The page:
After months of anticipation, the official 2017 Chevrolet Bolt debut finally took place at the 2015 Consumer Electronics Show in Las Vegas, with many details on the remarkable vehicle.
Not only will the 2017 Chevrolet Bolt be able to travel up to 200 miles on a single charge, but also, it’s astonishingly affordable. At $37,500, the Bolt is nearly half the price of the Tesla Model S 70, which has a range of 240 miles but costs $70,000.
And after tax incentives, the Chevy Bolt could be up to $7,500 cheaper, the specifics of which should be revealed soon.
Unfortunately, the Chevy Bolt isn’t set to go into production until later this year. It’s safe to say that in the meantime, other automakers will be doing their best to catch up with this game-changer.
Until then, to check out a currently available Chevy model, visit us anytime at Joe Holland Chevrolet.
Now that it’s really starting to get cold, it’s tempting to head outside a bit earlier than usual to “warm up” your car before it’s time to go.
But is this practice as necessary as many believe? Is it the fastest way to get your warm up your car? And is it safe?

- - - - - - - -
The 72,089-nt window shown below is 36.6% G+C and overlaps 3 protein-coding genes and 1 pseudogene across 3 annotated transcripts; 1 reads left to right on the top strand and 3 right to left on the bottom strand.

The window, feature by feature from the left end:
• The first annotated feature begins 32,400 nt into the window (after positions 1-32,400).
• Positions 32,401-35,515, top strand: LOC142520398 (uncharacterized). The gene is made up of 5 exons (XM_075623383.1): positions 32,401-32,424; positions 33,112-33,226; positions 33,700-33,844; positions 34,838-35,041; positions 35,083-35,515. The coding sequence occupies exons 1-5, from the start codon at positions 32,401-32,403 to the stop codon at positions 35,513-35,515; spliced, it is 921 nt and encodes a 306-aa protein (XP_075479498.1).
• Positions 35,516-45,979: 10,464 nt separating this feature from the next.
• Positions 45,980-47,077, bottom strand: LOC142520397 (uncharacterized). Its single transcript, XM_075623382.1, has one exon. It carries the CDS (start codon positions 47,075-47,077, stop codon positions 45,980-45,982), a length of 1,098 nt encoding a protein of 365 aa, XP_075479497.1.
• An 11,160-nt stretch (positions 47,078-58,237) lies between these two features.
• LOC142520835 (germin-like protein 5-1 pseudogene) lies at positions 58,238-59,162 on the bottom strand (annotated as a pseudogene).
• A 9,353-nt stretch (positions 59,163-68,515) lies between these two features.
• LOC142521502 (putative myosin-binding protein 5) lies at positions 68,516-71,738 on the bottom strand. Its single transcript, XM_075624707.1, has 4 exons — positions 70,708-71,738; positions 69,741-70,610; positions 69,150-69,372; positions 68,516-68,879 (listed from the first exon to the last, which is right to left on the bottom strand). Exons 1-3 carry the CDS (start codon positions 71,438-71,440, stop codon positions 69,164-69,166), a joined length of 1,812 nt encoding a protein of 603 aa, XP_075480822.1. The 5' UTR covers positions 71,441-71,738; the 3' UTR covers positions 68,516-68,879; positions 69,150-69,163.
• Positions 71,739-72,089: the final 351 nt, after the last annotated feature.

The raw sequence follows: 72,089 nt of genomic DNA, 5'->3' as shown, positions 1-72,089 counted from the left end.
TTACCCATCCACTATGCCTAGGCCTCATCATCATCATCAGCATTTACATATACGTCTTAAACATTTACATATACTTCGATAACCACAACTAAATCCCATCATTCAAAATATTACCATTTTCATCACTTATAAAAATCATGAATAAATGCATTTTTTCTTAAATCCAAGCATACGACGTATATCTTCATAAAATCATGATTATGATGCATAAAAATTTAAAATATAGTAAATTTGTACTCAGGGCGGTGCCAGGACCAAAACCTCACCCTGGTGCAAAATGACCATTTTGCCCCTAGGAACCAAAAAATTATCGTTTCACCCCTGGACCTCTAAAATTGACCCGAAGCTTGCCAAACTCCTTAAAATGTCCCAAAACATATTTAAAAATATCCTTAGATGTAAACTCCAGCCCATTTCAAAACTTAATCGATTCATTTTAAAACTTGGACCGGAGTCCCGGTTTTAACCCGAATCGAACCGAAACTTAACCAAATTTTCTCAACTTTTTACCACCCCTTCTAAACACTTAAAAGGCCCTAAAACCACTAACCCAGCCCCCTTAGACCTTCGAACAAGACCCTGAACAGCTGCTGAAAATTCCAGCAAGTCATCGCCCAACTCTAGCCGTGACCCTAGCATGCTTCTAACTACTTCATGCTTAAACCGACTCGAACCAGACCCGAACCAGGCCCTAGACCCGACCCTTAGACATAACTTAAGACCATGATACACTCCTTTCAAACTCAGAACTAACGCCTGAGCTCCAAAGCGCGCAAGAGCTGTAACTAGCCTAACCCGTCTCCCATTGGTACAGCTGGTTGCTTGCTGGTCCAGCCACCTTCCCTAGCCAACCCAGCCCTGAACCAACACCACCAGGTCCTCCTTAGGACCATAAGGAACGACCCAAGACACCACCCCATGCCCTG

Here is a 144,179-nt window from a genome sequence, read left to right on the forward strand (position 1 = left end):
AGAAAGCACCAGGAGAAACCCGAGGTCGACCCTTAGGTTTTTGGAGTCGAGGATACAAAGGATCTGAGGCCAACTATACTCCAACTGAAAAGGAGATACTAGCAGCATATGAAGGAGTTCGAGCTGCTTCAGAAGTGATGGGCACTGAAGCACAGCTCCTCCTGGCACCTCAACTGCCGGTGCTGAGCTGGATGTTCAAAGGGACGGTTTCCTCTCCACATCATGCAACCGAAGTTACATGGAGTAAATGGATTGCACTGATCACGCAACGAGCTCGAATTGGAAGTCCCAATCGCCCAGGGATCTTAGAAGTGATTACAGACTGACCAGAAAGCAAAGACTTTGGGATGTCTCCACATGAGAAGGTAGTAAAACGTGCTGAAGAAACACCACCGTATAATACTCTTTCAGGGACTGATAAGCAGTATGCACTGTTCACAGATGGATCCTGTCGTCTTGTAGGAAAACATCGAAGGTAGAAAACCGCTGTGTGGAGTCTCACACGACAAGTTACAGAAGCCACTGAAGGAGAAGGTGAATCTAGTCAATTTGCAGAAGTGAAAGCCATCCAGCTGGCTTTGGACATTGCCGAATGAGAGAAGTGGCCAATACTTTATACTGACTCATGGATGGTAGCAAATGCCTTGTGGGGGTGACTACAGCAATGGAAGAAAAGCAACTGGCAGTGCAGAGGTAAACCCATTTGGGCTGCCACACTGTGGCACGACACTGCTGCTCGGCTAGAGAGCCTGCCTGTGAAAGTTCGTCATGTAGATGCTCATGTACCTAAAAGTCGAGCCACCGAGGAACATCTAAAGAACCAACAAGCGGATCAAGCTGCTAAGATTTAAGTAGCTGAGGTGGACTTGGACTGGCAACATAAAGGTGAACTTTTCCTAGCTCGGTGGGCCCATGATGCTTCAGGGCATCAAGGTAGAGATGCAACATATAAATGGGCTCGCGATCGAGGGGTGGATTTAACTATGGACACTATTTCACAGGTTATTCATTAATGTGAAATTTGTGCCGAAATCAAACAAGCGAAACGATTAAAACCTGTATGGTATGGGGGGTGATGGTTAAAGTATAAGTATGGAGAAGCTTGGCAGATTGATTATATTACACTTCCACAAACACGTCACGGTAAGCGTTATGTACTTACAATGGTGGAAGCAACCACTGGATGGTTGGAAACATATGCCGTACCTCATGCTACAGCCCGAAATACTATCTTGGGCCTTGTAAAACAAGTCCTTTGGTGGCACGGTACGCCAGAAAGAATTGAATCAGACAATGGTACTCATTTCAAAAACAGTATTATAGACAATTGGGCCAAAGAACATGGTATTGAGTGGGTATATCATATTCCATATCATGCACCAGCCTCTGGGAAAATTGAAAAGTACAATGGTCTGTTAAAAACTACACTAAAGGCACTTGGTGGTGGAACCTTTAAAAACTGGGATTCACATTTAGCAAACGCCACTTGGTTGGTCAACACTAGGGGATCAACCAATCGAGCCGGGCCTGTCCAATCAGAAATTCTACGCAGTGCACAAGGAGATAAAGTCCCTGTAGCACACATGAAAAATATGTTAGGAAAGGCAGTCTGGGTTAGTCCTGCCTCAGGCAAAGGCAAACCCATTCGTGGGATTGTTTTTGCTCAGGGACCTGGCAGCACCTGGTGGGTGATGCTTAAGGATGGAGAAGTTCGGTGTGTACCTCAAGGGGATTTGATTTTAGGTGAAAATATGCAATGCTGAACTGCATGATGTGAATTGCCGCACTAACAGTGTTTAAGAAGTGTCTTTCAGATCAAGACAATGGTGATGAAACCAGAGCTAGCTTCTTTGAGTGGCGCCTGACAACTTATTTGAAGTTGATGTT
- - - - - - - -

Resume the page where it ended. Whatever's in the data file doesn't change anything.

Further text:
Despite widely held belief, vehicles are designed with cold temperatures in mind and don’t need more than about 30 seconds to get ready. Driving your car will warm up the various components (like the oil and engine) faster than idling would.
Plus, idling your car not only wastes gasoline and precious money, but also, frequent, prolonged idling can be severely damaging to the engine and more, or lead to failure of the catalytic converter.
Plus, warming up your car for the sake of a cozy interior can contribute significantly to air pollution.
As long as your car isn’t more than 20 years old, it’s safe to assume that it will warm up just fine on its own, once you start driving. For more winter tips, visit us at Joe Holland Chevrolet.